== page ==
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New Jersey brewery sues state over ‘deliberate attack’ on independent businesses
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New Jersey brewery sues state over ‘deliberate attack’ on independent businesses

A New Jersey brewery is suing the state's Division of Alcoholic Beverage Control (ABC) over license rules it considers "a deliberate attack on small brewers.”

The Cherry Hill Courier-Post reports that the Death of the Fox Brewing Company filed the lawsuit in September, claiming that the state's Limited Brewery Special Conditions "severely restrict limited breweries’ ability to advertise events and grow their businesses."

Under the regulations, New Jersey breweries face a number of unique conditions. According to the Courier-Post, those conditions include severe limitations on the type of food breweries can sell, significant limitations on events, and required tours for patrons.

"ABC’s special ruling is a deliberate attack on small brewers in New Jersey. They are a transparent attempt to play favorites by helping some businesses at the expense of others," Death of the Fox founder Chuck Garrity said. "What’s worse is ABC didn’t even bother to follow the law in proposing these rules by submitting them for public notice and comment. Hundreds of small businesses around the state are already being hobbled by these draconian rules. Death of the Fox Brewing Company is suing to protect all New Jersey brewers’ right to free speech and to build thriving businesses."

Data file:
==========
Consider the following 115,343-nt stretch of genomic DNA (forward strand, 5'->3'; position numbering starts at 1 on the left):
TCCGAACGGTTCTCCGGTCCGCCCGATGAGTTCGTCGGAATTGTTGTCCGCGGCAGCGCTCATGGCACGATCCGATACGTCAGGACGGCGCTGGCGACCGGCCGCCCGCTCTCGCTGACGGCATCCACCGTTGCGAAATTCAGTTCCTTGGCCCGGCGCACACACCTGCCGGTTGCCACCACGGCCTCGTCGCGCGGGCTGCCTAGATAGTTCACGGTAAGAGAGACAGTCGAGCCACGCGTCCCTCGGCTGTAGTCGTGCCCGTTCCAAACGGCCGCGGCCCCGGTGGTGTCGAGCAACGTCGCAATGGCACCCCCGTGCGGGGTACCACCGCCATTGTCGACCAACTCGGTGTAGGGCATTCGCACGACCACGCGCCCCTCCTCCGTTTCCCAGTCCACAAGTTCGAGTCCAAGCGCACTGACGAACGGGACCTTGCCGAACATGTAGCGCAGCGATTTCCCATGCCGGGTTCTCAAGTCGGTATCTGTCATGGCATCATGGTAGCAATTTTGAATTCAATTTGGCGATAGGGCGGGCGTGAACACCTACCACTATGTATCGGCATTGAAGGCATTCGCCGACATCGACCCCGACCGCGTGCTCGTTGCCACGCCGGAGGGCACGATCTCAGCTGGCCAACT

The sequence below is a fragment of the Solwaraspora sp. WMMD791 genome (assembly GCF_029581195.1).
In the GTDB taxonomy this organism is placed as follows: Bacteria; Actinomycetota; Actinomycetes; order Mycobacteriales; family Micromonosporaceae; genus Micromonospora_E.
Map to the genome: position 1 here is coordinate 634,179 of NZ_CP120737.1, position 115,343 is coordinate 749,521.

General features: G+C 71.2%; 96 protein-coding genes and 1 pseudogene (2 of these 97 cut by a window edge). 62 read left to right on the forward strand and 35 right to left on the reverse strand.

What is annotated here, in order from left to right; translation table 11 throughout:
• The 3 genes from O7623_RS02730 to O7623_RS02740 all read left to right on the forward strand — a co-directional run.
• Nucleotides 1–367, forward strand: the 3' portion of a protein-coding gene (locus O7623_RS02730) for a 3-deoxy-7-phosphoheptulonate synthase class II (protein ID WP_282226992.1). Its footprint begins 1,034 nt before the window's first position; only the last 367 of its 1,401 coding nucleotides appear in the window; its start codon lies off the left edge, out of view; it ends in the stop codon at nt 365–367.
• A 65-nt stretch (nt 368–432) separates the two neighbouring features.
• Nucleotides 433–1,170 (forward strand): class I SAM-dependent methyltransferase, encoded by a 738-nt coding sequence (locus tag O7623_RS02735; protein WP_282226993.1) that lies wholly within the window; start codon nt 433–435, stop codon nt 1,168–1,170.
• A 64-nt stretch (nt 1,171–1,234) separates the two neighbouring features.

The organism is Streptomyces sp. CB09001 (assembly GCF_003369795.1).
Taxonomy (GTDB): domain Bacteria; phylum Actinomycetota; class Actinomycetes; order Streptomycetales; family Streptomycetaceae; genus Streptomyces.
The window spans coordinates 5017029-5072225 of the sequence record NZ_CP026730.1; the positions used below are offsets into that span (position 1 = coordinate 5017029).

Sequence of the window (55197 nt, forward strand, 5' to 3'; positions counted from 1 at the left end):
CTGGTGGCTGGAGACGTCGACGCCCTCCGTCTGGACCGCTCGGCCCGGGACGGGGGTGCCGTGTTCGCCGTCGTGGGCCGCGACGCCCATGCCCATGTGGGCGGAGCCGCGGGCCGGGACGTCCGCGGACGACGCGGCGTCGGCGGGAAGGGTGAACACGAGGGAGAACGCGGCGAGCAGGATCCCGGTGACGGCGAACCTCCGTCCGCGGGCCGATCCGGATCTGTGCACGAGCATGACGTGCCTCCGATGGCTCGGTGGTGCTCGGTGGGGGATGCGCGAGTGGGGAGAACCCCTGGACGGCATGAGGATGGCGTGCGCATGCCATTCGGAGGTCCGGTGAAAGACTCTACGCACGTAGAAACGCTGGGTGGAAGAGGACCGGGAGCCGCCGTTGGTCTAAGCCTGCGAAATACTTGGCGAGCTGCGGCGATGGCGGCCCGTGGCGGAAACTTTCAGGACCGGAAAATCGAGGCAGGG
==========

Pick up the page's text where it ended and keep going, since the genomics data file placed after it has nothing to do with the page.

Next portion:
State officials believe the regulations are necessary for maintaining balance among New Jersey’s businesses. When the special ruling was issued in May 2019, New Jersey ABC Director James Graziano said, "We believe the activities permitted under this Special Ruling strike a fair and appropriate balance between the interests of full retail license holders, such as restaurants and bars, and the craft brewing industry."

The brewery is being represented by the Pacific Legal Foundation (PLF), a nonprofit legal organization that represents private citizens against the government. “State agencies cannot just craft rules behind closed doors without transparency or any opportunity for public involvement,” PLF attorney Luke Wake said. “State law requires that when an agency wants to impose rules affecting our lives and our livelihood, we must at least have an opportunity to voice our concerns. And agencies are required to submit regulations to the legislature — which can decide whether to override this sort of agency action.”

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